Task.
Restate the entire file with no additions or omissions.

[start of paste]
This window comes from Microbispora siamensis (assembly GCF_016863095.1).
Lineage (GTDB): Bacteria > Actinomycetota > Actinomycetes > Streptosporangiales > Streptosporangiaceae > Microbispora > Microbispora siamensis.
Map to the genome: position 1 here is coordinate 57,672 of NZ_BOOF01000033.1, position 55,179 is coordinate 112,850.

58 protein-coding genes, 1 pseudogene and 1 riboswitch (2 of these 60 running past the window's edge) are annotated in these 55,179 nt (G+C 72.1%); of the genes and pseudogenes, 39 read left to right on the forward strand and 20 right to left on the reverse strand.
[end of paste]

This window comes from Microbispora siamensis (assembly GCF_016863095.1).
Lineage (GTDB): Bacteria > Actinomycetota > Actinomycetes > Streptosporangiales > Streptosporangiaceae > Microbispora > Microbispora siamensis.
Map to the genome: position 1 here is coordinate 57,672 of NZ_BOOF01000033.1, position 55,179 is coordinate 112,850.

58 protein-coding genes, 1 pseudogene and 1 riboswitch (2 of these 60 running past the window's edge) are annotated in these 55,179 nt (G+C 72.1%); of the genes and pseudogenes, 39 read left to right on the forward strand and 20 right to left on the reverse strand.